• In 1994, Barry Clausen and Rogelio Maduro, an associate editor of LaRouche's 21st Centry Science and Technology magazine, published a photocopied newsletter called Ecoterrorism Watch, which featured a review of Clausen's book Walking on the Edge: How I Infiltrated Earth First.[9]. Clausen, who spent a year "undercover" with Earth First!, wrote the book after he was apparantly fired by his timber industry sponsors for failing to produce any evidence of "terrorism" beyond demonstrations and minor vandalism. [10], [11]
  • In June 1998, Arnold and Clausen were among witnesses to appear before the U.S. Congress' House of Representatives Judiciary Subcommittee on Crime during its Hearing on acts of ecoterrorism committed by radical environmental organizations.[12]. The primary advocate for the 1998 "eco-terror hearings" was Californian Congressman Frank Riggs, in whose office, in October 1997, Earth First! activists protesting against logging company Pacific Lumber had pepper spray applied to their eyes while immobilised by "lock on" boxes. [13]
  • In 2002, the Competitive Enterprise Institute and Nichols-Dezenhall co-sponsored a conference titled "Stopping Eco-Extremism: A Conference On Legislative, Legal And Communications Strategies To Protect Free Enterprise". The speakers included Nichols and former Louisiana Pacific media relations official Kelly Stoner, who was billed as the executive director of an organisation called Stop Eco-Violence. The domain name used by the Stop Eco-Violence website was registered by Nichols-Dezenhall employee Ryan Knoll in November 2001.[14],[15]
  • In 2003, an article written by Marc Levin of the American Freedom Center, entitled "Terrorism in the Name of the Earth: Flush out eco-terrorism money", appeared in the National Law Journal, Front Page Magazine, The American Enterprise, the Austin Review and the San Francisco Chronicle. In the article, Levin claimed that "acts of eco-terrorism" attributed to the Earth Liberation Front were funded by money "illegally laundered through tax-exempt organizations" and cited the Public Interest Watch report Green-Peace, Dirty Money: Tax Violations in the World of Non-Profits before going on to accuse Greenpeace of committing "numerous acts of eco-terrorism".[16]

Legislation

The term 'eco-terrorism' would be defined into law by draft legislation as The_Animal_and_Ecological_Terrorism_Act which proposes provisions to target those deemed to have encouraged, assisted or financed offences under its extraordinarily broad definition of 'terrorism'.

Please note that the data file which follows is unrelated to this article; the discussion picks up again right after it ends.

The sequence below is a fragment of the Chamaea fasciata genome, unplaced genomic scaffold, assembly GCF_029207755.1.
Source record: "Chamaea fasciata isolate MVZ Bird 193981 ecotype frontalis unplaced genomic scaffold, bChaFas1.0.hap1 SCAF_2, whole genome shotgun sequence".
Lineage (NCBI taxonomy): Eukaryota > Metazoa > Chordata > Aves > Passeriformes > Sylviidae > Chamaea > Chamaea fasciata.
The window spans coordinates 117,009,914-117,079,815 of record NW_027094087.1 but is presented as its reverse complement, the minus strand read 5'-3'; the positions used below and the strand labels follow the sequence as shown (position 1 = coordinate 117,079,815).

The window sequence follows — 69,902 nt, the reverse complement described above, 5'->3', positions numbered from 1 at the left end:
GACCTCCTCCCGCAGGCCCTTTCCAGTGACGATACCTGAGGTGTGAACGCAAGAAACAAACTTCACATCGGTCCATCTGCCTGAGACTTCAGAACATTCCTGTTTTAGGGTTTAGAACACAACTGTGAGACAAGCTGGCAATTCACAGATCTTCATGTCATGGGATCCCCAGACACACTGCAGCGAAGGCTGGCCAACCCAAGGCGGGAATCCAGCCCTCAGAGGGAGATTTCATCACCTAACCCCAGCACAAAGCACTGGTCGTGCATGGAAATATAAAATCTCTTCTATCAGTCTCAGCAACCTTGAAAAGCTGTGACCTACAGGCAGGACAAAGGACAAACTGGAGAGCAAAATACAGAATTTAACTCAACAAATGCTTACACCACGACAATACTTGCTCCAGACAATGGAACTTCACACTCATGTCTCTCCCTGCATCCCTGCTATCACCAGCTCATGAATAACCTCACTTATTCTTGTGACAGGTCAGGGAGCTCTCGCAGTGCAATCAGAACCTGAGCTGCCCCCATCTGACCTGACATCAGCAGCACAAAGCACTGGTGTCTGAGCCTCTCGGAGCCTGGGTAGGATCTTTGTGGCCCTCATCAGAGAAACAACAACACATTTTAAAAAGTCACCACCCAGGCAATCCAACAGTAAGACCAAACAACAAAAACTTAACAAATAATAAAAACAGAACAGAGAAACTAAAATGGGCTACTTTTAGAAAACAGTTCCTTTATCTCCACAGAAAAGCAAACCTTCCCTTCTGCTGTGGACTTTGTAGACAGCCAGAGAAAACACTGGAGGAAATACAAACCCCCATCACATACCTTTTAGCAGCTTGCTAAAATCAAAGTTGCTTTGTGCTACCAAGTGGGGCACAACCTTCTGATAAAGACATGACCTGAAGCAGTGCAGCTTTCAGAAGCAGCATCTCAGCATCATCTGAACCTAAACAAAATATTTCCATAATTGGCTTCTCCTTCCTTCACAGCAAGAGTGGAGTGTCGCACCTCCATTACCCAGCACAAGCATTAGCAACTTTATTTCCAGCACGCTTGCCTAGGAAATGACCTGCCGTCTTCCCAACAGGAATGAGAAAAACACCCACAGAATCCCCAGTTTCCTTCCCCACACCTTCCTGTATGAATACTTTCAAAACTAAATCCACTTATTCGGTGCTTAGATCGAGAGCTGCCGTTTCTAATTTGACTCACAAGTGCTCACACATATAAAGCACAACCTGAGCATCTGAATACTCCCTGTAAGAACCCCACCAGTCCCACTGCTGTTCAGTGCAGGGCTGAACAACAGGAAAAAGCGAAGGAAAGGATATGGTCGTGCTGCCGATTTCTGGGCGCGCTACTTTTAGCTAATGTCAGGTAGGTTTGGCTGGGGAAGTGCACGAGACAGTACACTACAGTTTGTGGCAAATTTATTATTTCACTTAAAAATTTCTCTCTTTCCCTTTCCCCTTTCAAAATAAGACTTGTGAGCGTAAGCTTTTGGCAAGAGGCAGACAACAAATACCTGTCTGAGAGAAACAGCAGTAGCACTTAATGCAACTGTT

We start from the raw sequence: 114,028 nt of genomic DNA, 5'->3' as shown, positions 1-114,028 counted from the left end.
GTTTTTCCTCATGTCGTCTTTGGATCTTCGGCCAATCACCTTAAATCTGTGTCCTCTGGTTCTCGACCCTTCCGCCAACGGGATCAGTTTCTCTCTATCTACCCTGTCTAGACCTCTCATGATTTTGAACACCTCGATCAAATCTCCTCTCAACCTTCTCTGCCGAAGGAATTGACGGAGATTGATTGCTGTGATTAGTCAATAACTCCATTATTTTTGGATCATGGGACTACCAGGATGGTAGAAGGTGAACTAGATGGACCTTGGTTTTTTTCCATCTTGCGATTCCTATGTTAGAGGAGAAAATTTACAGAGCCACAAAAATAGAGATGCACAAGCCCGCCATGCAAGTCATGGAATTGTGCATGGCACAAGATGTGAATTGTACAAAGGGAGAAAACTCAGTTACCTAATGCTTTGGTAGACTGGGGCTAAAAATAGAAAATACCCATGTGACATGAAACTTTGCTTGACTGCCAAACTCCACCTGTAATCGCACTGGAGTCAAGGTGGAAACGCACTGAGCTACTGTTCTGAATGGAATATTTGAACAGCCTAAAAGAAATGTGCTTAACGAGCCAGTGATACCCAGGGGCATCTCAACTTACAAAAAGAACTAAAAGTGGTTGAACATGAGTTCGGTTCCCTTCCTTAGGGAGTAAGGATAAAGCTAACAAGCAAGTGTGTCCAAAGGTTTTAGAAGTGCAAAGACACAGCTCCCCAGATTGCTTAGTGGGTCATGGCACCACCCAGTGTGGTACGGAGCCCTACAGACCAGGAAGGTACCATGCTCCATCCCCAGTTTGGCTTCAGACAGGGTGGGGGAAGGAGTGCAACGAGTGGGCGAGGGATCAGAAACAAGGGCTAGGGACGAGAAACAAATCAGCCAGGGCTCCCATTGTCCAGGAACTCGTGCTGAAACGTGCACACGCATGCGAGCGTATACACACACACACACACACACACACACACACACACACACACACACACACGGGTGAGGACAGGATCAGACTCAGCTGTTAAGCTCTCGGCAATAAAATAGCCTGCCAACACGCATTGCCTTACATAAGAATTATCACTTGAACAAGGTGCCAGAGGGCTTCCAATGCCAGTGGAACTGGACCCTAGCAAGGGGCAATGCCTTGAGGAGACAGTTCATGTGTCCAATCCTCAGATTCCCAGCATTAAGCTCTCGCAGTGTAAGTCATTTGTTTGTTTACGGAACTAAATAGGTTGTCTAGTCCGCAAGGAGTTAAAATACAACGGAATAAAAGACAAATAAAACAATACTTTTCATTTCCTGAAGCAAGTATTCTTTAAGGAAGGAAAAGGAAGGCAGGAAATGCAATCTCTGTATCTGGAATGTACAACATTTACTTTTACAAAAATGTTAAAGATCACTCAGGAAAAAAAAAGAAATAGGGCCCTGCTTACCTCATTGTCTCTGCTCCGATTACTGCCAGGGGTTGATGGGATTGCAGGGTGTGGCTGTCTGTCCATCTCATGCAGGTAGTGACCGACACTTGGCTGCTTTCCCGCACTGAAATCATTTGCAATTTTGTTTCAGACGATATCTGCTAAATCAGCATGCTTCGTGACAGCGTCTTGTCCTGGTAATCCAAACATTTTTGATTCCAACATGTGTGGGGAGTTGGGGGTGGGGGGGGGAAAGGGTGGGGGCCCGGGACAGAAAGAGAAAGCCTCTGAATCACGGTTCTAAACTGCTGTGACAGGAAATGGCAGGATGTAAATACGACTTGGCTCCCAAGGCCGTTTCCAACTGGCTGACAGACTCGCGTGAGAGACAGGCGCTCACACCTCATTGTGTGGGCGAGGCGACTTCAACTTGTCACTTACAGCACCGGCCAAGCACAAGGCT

In an article for Tom Paine, Karen Charman noted that the draft legislation would effectively ban environmental and animal rights advocacy. The Texas bill, she wrote, defines an "animal rights or terrorist organization" as "two or more persons organized for the purpose of supporting any politically motivated activity intended to obstruct or deter any person from participating in an activity involving animals or... natural resources." [17]

"'Political motivation' means an intent to influence a government entity or the public to take a specific political action," the bill states.

By such definitions, the Green Party of the United States would certainly qualify as guilty of eco-terrorism for its various demonstrations and support of political actions to influence government or the public. And so would the over one hundred other such parties in all democracies on the Earth. However, such parties all include change through the legislative process itself and support change through peaceful means. Such lobbying or influencing would seem to be illegal under the Act.

There have been individuals who have been prosecuted and convicted in the U.S. for various forms of vandalism undertaken with an environmental motivation, albeit without to date causing injury to individuals. There have also been groups or factions within them - such as Earth First! - that have rejected traditional non-violence as precluding damage to property and embraced vandalism as a tactic. Many groups - both conservative and from within the environmental movement - have rejected the distinction and disowned such actions.

While conservative groups routinely denounce both peaceful protests and vandalism as the equivalent of terrorism, they remain silent about violent attacks against environmentalists and animal rights activists.

Conservative groups have succeeded in mobilising conservative elements within law enforcement agencies to monitor and investigate 'eco-terrorism'. However, the same agencies have no equivalent monitoring or investigation of patterns of violence against environmentalists.

Other SourceWatch Resources

References

  1. Ron Arnold, "The Birth of a Buzz-Word: Eco-Terrorism", The Indypendent, September 17, 2007. This was a response by Arnold to an article on the word.

External links